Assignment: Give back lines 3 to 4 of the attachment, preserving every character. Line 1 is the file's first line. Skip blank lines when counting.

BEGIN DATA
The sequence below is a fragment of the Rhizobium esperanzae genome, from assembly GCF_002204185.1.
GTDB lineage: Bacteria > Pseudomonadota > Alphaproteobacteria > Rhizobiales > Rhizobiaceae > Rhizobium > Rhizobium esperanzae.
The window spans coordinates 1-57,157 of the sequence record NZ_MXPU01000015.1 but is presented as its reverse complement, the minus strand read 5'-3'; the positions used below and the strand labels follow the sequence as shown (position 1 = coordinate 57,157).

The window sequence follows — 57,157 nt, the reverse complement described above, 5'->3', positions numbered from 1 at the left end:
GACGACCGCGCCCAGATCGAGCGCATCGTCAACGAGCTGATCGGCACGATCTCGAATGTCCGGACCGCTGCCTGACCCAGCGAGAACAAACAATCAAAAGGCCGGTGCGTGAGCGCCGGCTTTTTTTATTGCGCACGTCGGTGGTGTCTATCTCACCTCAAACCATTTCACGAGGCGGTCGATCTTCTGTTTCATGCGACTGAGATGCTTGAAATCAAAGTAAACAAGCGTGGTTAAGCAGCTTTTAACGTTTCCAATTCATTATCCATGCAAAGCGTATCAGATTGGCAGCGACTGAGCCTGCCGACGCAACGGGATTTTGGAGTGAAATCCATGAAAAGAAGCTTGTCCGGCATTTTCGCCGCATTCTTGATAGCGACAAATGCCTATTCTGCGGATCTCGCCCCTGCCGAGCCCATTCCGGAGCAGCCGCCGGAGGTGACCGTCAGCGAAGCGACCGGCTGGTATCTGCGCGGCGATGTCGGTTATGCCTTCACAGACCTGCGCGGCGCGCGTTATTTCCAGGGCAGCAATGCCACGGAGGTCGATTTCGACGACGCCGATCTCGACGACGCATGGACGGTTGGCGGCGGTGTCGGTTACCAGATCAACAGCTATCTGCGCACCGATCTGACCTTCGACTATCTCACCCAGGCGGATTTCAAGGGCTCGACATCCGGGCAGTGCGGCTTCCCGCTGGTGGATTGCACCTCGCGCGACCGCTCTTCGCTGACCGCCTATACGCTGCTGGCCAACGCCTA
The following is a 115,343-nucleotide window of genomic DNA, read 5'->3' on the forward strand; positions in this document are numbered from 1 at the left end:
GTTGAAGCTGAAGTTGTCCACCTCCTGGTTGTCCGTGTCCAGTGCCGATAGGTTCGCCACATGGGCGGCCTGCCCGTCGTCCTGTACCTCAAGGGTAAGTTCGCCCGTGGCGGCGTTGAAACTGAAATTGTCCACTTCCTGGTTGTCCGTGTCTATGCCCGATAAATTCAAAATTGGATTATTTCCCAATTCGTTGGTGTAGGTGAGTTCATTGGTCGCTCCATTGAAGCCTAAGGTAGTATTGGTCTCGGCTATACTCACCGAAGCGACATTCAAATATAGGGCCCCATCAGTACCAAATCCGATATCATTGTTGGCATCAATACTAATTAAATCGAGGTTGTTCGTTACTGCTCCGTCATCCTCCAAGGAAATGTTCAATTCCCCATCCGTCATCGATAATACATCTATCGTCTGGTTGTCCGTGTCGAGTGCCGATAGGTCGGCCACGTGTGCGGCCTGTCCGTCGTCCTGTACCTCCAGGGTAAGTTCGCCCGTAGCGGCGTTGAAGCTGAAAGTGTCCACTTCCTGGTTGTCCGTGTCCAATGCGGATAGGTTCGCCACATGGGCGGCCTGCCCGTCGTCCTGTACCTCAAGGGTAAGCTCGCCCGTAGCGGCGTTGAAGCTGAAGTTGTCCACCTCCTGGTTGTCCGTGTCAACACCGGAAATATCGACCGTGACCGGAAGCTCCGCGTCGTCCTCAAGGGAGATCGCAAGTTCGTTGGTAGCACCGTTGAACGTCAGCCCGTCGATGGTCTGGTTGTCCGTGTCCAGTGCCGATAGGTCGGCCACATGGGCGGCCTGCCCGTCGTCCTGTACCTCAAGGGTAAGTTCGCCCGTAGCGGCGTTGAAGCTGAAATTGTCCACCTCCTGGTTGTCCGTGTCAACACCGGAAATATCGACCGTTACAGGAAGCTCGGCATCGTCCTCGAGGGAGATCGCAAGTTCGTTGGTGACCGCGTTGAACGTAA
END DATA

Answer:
The window spans coordinates 1-57,157 of the sequence record NZ_MXPU01000015.1 but is presented as its reverse complement, the minus strand read 5'-3'; the positions used below and the strand labels follow the sequence as shown (position 1 = coordinate 57,157).

The window sequence follows — 57,157 nt, the reverse complement described above, 5'->3', positions numbered from 1 at the left end: